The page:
From tougher child porn penalties to aid for the homeless, new laws are on the way in Florida.

A new law passed by the Legislature and signed into law by Gov. Rick Scott prohibits future construction projects built near environmentally sensitive areas from getting insurance from the state-run Citizens Property Insurance.

A new law passed by the Legislature and signed into law by Gov. Rick Scott prohibits future construction projects built near environmentally sensitive areas from getting insurance from the state-run Citizens Property Insurance.

TALLAHASSEE — If you’re disgusted by child pornography, think more should be done for the homeless, and worry about bullying, chances are you’re going to be pleased with the actions of the state Legislature in this past legislative session.
In addition to adopting a budget for the next fiscal year, lawmakers also passed a slew of new measures, and earlier today, Gov. Rick Scott signed 36 of those bills into law.
The laws will impact a wide variety of Floridians, from homeowners who get their property insurance from the state to the homeless.
Among the many bills passed and signed is one that allows Florida residents who are getting or renewing their motor vehicle registration or driver license to make a voluntary contribution of $1 as they’re doing it. That money would be given to agencies that assist the homeless.
It will now be a third-degree felony for an adult to knowingly distribute any material considered “harmful” to a minor, or post similar materials on public and private school property.
A separate bill enhances criminal penalties against convicted gang members who go into school safety zones. There are also additional criminal penalties being applied to any person who tries to recruit children under age 13 into a gang.
The new laws also take aim at bullying, by expanding the legal definition to include cyberbullying, or harassment and intimidation done through emails or social media sites like Facebook. There are also new prohibitions directed at any technology-related bullying activities that could be viewed as negatively affecting a student’s ability to get an education.
One of the most significant bills aims to reforming Citizens Property Insurance Corporation, also known as the state’s public “insurer of last resort.”
Citizens was created to provide state-funded insurance coverage to Florida homeowners who could not purchase insurance on the private market.
Following the devastating hurricane season of 2004 — when three major storms hit the state in August and September that year, causing billions in damage — Citizens was forced to raise rates to cover all the claims it needed to pay out.
In 2009, Gov. Charlie Crist tried to make the state-run insurer a genuine competitor with the private market by offering lower premiums than private firms have. As a result, Citizens has become the largest insurer in the state, with 1.1 million policies.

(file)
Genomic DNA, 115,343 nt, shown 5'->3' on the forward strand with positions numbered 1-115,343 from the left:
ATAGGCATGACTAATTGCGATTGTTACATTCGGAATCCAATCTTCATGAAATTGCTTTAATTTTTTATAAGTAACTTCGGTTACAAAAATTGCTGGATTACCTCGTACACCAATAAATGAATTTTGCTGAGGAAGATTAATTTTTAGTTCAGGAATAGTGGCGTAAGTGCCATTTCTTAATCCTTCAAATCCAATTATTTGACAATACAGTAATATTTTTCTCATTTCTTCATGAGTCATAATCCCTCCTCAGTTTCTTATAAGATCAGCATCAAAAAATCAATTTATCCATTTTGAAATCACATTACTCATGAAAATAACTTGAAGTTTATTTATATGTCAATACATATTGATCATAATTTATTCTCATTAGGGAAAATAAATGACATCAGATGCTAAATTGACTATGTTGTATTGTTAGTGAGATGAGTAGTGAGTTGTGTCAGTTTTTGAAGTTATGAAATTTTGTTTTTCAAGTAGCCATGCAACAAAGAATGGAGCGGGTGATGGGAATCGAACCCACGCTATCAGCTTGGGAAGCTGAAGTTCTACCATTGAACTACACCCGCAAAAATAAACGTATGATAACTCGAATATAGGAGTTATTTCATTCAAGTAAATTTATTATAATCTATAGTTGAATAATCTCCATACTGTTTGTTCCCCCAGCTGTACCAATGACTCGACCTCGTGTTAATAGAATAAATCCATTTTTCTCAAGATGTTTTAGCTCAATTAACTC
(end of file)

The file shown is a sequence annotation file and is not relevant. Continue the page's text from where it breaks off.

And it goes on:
State lawmakers, though, became worried that if a major hurricane struck and Citizens Property couldn’t afford to cover all the property damage claims, all Florida taxpayers would be required to cover what Citizens couldn’t afford.
That’s what happened in the busy and destructive storm seasons of 2004 and 2005, when Citizens was unable to cover all its claims and all Florida homeowners had to pay a surcharge on their insurance bills to keep Citizens afloat.
The revision prohibits new construction projects started after July 1, 2014 from obtaining Citizens coverage if the projects are being built in high-risk, environmentally sensitive coastal areas.
In signing the bill, Gov. Scott called it a “commonsense step” that “eliminates public insurance subsidies for new coastal constructions with a high risk of storm losses.”
It would also protect environmentally sensitive areas from further development, the governor added.
The changes would also require those working at Citizens to limit how they bill the state for office and business expenses.
“We called for Citizens to make immediate changes to their travel guidelines to bring them in line with official state travel restrictions, which do not reimburse for the purchase of alcohol,” Scott said. “We called on them to further change their travel policy so it prohibited any international travel and permitted only essential employees to attend board meetings. We called on them to give back the outrageous pay raises they doled out to their executives last year.”
Other bills signed into law today would:
* exempt dyed diesel fuel used for commercial fishing and aquaculture purposes from the Florida sales and use tax;
* create a Freemasonry specialty license plate that costs $25, with that money being used to benefit the Masonic Home Endowment Fund, Inc., a charitable fund that assists children;
* prohibit electronic benefits transfer EBT nutritional assistance cards from being used at gambling or adult entertainment clubs, pari-mutuel or slot machine facilities, or casinos.

Contact us at FreelineOrlando@gmail.com.

Related Posts Plugin for WordPress, Blogger...

You can leave a response, or trackback from your own site.

Leave a Reply